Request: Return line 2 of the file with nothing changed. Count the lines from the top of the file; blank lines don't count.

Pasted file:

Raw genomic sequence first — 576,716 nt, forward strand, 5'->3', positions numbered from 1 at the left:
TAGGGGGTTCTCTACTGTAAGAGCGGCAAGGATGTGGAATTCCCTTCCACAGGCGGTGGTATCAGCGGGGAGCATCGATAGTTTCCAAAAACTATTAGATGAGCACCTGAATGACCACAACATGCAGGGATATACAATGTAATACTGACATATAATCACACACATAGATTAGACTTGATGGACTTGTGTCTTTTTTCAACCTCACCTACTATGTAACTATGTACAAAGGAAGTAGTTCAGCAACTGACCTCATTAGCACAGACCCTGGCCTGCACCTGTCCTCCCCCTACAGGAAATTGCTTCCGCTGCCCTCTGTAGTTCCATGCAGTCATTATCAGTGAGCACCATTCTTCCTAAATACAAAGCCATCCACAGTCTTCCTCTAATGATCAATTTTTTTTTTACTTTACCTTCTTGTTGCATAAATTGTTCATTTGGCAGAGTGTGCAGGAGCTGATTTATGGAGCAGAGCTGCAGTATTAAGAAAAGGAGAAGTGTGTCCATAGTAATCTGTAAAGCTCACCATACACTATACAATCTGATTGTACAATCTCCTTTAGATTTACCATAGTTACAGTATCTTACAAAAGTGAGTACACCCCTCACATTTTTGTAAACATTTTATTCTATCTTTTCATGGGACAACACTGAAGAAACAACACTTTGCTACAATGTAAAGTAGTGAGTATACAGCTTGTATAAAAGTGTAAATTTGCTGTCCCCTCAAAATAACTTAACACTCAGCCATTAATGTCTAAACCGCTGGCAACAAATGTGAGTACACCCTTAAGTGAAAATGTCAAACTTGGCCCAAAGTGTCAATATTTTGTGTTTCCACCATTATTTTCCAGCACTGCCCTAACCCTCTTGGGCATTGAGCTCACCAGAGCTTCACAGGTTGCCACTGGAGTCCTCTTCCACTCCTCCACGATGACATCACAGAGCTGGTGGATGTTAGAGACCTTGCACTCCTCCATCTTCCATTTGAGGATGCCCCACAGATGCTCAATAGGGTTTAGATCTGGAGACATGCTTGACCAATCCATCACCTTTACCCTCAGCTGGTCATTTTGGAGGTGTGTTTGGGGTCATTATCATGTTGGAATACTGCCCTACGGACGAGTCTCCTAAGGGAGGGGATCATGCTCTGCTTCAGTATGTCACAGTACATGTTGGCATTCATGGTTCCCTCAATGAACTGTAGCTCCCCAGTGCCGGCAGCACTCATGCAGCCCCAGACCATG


TAGGGGGTTCTCTACTGTAAGAGCGGCAAGGATGTGGAATTCCCTTCCACAGGCGGTGGTATCAGCGGGGAGCATCGATAGTTTCCAAAAACTATTAGATGAGCACCTGAATGACCACAACATGCAGGGATATACAATGTAATACTGACATATAATCACACACATAGATTAGACTTGATGGACTTGTGTCTTTTTTCAACCTCACCTACTATGTAACTATGTACAAAGGAAGTAGTTCAGCAACTGACCTCATTAGCACAGACCCTGGCCTGCACCTGTCCTCCCCCTACAGGAAATTGCTTCCGCTGCCCTCTGTAGTTCCATGCAGTCATTATCAGTGAGCACCATTCTTCCTAAATACAAAGCCATCCACAGTCTTCCTCTAATGATCAATTTTTTTTTTACTTTACCTTCTTGTTGCATAAATTGTTCATTTGGCAGAGTGTGCAGGAGCTGATTTATGGAGCAGAGCTGCAGTATTAAGAAAAGGAGAAGTGTGTCCATAGTAATCTGTAAAGCTCACCATACACTATACAATCTGATTGTACAATCTCCTTTAGATTTACCATAGTTACAGTATCTTACAAAAGTGAGTACACCCCTCACATTTTTGTAAACATTTTATTCTATCTTTTCATGGGACAACACTGAAGAAACAACACTTTGCTACAATGTAAAGTAGTGAGTATACAGCTTGTATAAAAGTGTAAATTTGCTGTCCCCTCAAAATAACTTAACACTCAGCCATTAATGTCTAAACCGCTGGCAACAAATGTGAGTACACCCTTAAGTGAAAATGTCAAACTTGGCCCAAAGTGTCAATATTTTGTGTTTCCACCATTATTTTCCAGCACTGCCCTAACCCTCTTGGGCATTGAGCTCACCAGAGCTTCACAGGTTGCCACTGGAGTCCTCTTCCACTCCTCCACGATGACATCACAGAGCTGGTGGATGTTAGAGACCTTGCACTCCTCCATCTTCCATTTGAGGATGCCCCACAGATGCTCAATAGGGTTTAGATCTGGAGACATGCTTGACCAATCCATCACCTTTACCCTCAGCTGGTCATTTTGGAGGTGTGTTTGGGGTCATTATCATGTTGGAATACTGCCCTACGGACGAGTCTCCTAAGGGAGGGGATCATGCTCTGCTTCAGTATGTCACAGTACATGTTGGCATTCATGGTTCCCTCAATGAACTGTAGCTCCCCAGTGCCGGCAGCACTCATGCAGCCCCAGACCATG